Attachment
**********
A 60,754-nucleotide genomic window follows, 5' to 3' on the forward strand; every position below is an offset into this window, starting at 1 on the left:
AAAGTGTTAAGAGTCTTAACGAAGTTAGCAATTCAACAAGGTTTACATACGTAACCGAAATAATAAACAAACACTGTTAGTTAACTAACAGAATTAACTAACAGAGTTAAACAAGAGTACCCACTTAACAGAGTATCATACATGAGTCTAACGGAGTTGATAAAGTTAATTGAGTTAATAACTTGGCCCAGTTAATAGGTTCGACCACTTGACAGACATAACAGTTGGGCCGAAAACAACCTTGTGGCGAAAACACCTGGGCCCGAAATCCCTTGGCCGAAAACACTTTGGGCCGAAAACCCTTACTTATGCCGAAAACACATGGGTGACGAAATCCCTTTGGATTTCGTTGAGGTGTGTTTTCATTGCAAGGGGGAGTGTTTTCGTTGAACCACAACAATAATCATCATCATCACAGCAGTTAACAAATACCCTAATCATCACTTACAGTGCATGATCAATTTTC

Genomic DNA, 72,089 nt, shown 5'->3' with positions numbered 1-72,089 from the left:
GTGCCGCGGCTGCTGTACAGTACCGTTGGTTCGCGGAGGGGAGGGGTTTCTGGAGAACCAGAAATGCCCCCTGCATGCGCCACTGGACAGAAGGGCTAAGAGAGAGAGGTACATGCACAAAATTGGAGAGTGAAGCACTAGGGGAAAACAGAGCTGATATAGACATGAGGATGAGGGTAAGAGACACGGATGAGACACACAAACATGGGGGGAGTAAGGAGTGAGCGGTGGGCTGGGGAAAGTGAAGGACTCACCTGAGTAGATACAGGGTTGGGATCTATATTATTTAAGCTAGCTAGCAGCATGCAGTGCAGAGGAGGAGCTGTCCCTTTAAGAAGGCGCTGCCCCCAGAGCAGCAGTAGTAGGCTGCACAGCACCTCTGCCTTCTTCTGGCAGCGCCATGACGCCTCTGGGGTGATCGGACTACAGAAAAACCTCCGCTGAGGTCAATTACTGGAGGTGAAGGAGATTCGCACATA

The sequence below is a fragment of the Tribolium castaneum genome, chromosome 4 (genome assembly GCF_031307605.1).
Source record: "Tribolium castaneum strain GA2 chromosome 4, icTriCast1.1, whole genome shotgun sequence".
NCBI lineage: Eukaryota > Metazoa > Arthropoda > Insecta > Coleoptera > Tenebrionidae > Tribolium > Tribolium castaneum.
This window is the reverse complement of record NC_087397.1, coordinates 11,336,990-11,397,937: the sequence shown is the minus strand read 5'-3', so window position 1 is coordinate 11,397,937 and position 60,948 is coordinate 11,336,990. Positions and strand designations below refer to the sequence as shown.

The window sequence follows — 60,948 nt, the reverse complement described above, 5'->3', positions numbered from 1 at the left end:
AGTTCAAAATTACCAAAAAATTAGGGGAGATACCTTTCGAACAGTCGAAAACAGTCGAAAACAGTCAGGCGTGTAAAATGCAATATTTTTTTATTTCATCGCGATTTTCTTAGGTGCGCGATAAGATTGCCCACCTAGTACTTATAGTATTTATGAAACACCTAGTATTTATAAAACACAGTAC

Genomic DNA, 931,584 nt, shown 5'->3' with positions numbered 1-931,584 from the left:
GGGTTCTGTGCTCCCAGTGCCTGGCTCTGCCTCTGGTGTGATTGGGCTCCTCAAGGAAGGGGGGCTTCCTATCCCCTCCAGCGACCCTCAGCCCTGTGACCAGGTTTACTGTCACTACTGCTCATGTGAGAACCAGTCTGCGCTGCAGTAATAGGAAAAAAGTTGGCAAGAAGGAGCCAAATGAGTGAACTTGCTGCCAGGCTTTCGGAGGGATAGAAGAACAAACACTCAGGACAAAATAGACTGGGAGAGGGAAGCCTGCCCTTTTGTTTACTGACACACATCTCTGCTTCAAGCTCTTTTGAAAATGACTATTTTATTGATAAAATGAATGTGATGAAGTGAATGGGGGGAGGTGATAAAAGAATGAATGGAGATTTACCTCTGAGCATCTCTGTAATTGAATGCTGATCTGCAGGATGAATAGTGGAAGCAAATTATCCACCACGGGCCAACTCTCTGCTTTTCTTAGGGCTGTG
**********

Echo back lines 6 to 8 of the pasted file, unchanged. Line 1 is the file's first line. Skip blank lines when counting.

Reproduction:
Source record: "Tribolium castaneum strain GA2 chromosome 4, icTriCast1.1, whole genome shotgun sequence".
NCBI lineage: Eukaryota > Metazoa > Arthropoda > Insecta > Coleoptera > Tenebrionidae > Tribolium > Tribolium castaneum.
This window is the reverse complement of record NC_087397.1, coordinates 11,336,990-11,397,937: the sequence shown is the minus strand read 5'-3', so window position 1 is coordinate 11,397,937 and position 60,948 is coordinate 11,336,990. Positions and strand designations below refer to the sequence as shown.